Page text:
Vascular Spasm: – Damaged blood vessels constrict.  Vascular spasm is the blood vessels’ first response to injury.  The damaged vessels will constrict (vaso-constrict) which reduces the amount of blood flow through the area and limits the amount of blood loss.  This response is triggered by factors such as a direct injury to vascular smooth muscle, chemicals released by endothelial cells and platelets and reflexes initiated by local pain receptors.  The spasm response becomes more effective as the amount of damage is increased.  Vascular spasm is much more effective in smaller blood vessels. 

Platelet plug formation: – Platelets adhere to damaged endothelium to form platelet plug (primary hemostasis) and then degramilate.  This process is regulated through thrombo-regulation. Platelet Plug Formation: Platelets play one of the biggest factors in the hemostatic process.  Being the second step in the sequence they stick together (aggregation) to form a plug that temporarily seals the break in the vessel wall. As platelets adhere to the collagen fibers of a wound they become spiked and much stickier.  

They then release chemical messengers such as adenosine diphospate (ADP), serotonin and thromboxane A2.  These chemicals are released to cause more platelets to stick to the area and release their contents and enhance vascular spasm. As more chemicals are released more platelets stick and release their chemicals; creating a platelet plug and continuing the process in a positive feedback loop. Platelets alone are responsible for stopping the bleeding of unnoticed wear and tear of our skin on a daily basis. 

The second stage of Hemostasis blood involving platelets that move throughout the blood. When the platelet find an exposed area or an injury, they begin to form what is called a platelets plug. The platelet plug formation is activated by glycoprotein called the Von willebrand factor (vWF), which is found in the body’s blood plasma. Platelets in the blood are activated, they then become very sticky so allowing them to stick to other platelets and adhere to the injured area.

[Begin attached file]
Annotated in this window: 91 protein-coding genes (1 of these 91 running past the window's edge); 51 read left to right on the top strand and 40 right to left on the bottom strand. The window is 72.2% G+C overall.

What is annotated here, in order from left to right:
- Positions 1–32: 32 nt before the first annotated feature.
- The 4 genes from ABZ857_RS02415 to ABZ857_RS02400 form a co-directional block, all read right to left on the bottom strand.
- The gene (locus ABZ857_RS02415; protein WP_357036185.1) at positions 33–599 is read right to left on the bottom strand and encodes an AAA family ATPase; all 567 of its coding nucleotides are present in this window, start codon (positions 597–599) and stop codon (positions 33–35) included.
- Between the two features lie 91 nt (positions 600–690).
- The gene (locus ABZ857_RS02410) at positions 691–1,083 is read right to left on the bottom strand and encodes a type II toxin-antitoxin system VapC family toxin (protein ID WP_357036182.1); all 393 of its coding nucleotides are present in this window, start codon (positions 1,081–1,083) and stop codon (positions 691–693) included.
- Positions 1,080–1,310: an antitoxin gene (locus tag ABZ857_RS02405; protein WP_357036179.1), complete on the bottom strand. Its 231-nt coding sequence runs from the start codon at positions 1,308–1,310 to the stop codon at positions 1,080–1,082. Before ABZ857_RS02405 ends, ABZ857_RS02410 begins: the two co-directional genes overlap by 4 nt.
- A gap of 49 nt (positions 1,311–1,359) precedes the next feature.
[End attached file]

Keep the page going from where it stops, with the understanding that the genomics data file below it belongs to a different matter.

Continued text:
There are a dozen proteins that travel along the blood plasma in an inactive state and are known as clotting factors.  Once the platelet plug has been formed by the platelets, the clotting factors begin creating the platelet plug.  When this occurs the factors begin to form a collagen fiber called fibrin.  Fibrin mesh is then produced all around the platelet plug, which helps hold the fibrin in place.  Once this begins, red and white blood cells become caught up in the fibrin mesh which causes the clot to become even stronger.

Blood coagulation: – Clots form upon the conversion of fibrinogen to fibrin, and its addition to the platelet plug (secondary hemostasis).  Coagulation: The third and final step in this rapid response reinforces the platelet plug.  Coagulation or blood clotting uses fibrin threads that act as a glue for the sticky platelets.  As the fibrin mesh begins to form the blood is also transformed from a liquid to a gel like substance through involvement of clotting factors and pro-coagulants.  The coagulation process is useful in closing up and maintaining or carrying the platelet plug on larger wounded area.  The release of Pro-thrombin also plays an essential part in the coagulation process because it allows for the formation of a thrombus, or clot, to form.  This final step forces blood cells and platelets to stay trapped in the wounded area. Though this is often a good step for wound healing, it has the ability to cause severe health problems if the thrombus becomes detached from the vessel wall and travels through the circulatory system;  If it reaches the heart or brain it could lead to stroke, heart attack, or pulmonary embolism.  However, without this process the healing of a wound would not be possible. 

 

 

CLOTTING DISORDERS (Blood Circulation Pathology)

The normal balance between clot formation and breakdown can be changed by the presence of certain genetic or acquired defects leading to abnormal clot formation. Reason for the clot formation and breakdown processes to be unbalanced towards abnormal clot formation include blood vessels injury, venous stasis (lack of movement of the blood in the veins), and clotting disorders. These three factors make up Virchow’s triad.  An alteration in any one of these three factors can lead to abnormal clotting.